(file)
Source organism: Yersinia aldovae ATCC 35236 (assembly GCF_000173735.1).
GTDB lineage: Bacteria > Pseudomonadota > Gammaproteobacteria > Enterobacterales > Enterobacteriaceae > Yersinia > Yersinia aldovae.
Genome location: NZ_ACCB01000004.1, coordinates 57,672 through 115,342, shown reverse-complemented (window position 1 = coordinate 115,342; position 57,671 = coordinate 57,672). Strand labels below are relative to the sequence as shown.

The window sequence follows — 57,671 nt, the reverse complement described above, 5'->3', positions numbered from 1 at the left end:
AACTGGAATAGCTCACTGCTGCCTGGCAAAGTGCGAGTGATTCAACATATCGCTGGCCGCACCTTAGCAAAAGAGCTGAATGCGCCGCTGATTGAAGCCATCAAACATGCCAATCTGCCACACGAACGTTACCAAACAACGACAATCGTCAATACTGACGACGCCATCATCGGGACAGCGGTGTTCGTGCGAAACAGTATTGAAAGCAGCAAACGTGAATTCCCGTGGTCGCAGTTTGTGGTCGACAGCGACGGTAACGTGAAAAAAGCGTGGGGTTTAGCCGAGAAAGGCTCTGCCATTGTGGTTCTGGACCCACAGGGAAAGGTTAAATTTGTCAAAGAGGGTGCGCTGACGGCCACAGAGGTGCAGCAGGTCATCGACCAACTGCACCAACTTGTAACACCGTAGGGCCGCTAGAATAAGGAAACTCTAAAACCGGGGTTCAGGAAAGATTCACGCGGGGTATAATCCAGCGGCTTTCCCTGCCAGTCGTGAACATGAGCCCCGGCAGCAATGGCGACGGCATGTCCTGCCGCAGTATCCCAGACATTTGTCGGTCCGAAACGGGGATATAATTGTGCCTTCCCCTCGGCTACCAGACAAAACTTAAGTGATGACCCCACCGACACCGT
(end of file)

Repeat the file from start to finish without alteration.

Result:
Source organism: Yersinia aldovae ATCC 35236 (assembly GCF_000173735.1).
GTDB lineage: Bacteria > Pseudomonadota > Gammaproteobacteria > Enterobacterales > Enterobacteriaceae > Yersinia > Yersinia aldovae.
Genome location: NZ_ACCB01000004.1, coordinates 57,672 through 115,342, shown reverse-complemented (window position 1 = coordinate 115,342; position 57,671 = coordinate 57,672). Strand labels below are relative to the sequence as shown.

The window sequence follows — 57,671 nt, the reverse complement described above, 5'->3', positions numbered from 1 at the left end:
AACTGGAATAGCTCACTGCTGCCTGGCAAAGTGCGAGTGATTCAACATATCGCTGGCCGCACCTTAGCAAAAGAGCTGAATGCGCCGCTGATTGAAGCCATCAAACATGCCAATCTGCCACACGAACGTTACCAAACAACGACAATCGTCAATACTGACGACGCCATCATCGGGACAGCGGTGTTCGTGCGAAACAGTATTGAAAGCAGCAAACGTGAATTCCCGTGGTCGCAGTTTGTGGTCGACAGCGACGGTAACGTGAAAAAAGCGTGGGGTTTAGCCGAGAAAGGCTCTGCCATTGTGGTTCTGGACCCACAGGGAAAGGTTAAATTTGTCAAAGAGGGTGCGCTGACGGCCACAGAGGTGCAGCAGGTCATCGACCAACTGCACCAACTTGTAACACCGTAGGGCCGCTAGAATAAGGAAACTCTAAAACCGGGGTTCAGGAAAGATTCACGCGGGGTATAATCCAGCGGCTTTCCCTGCCAGTCGTGAACATGAGCCCCGGCAGCAATGGCGACGGCATGTCCTGCCGCAGTATCCCAGACATTTGTCGGTCCGAAACGGGGATATAATTGTGCCTTCCCCTCGGCTACCAGACAAAACTTAAGTGATGACCCCACCGACACCGT